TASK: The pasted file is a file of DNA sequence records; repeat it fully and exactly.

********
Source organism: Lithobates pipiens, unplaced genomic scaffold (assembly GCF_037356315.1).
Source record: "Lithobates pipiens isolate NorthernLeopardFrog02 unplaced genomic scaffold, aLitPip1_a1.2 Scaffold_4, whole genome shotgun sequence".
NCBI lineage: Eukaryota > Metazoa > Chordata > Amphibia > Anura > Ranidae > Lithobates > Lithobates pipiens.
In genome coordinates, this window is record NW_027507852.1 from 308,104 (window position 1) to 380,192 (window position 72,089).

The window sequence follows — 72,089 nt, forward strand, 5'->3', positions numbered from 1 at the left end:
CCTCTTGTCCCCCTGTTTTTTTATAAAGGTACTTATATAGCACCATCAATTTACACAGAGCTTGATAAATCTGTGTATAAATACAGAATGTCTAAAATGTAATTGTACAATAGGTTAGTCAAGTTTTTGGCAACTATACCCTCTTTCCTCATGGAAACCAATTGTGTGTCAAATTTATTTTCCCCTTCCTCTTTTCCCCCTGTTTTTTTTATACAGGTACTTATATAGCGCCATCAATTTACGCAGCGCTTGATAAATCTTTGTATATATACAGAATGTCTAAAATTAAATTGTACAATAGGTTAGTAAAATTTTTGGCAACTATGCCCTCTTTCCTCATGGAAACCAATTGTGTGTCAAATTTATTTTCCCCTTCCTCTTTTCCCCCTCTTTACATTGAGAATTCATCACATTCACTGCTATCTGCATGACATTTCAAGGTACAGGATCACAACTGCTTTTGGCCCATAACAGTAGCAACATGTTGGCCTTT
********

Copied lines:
Source organism: Lithobates pipiens, unplaced genomic scaffold (assembly GCF_037356315.1).
Source record: "Lithobates pipiens isolate NorthernLeopardFrog02 unplaced genomic scaffold, aLitPip1_a1.2 Scaffold_4, whole genome shotgun sequence".
NCBI lineage: Eukaryota > Metazoa > Chordata > Amphibia > Anura > Ranidae > Lithobates > Lithobates pipiens.
In genome coordinates, this window is record NW_027507852.1 from 308,104 (window position 1) to 380,192 (window position 72,089).

The window sequence follows — 72,089 nt, forward strand, 5'->3', positions numbered from 1 at the left end:
CCTCTTGTCCCCCTGTTTTTTTATAAAGGTACTTATATAGCACCATCAATTTACACAGAGCTTGATAAATCTGTGTATAAATACAGAATGTCTAAAATGTAATTGTACAATAGGTTAGTCAAGTTTTTGGCAACTATACCCTCTTTCCTCATGGAAACCAATTGTGTGTCAAATTTATTTTCCCCTTCCTCTTTTCCCCCTGTTTTTTTTATACAGGTACTTATATAGCGCCATCAATTTACGCAGCGCTTGATAAATCTTTGTATATATACAGAATGTCTAAAATTAAATTGTACAATAGGTTAGTAAAATTTTTGGCAACTATGCCCTCTTTCCTCATGGAAACCAATTGTGTGTCAAATTTATTTTCCCCTTCCTCTTTTCCCCCTCTTTACATTGAGAATTCATCACATTCACTGCTATCTGCATGACATTTCAAGGTACAGGATCACAACTGCTTTTGGCCCATAACAGTAGCAACATGTTGGCCTTT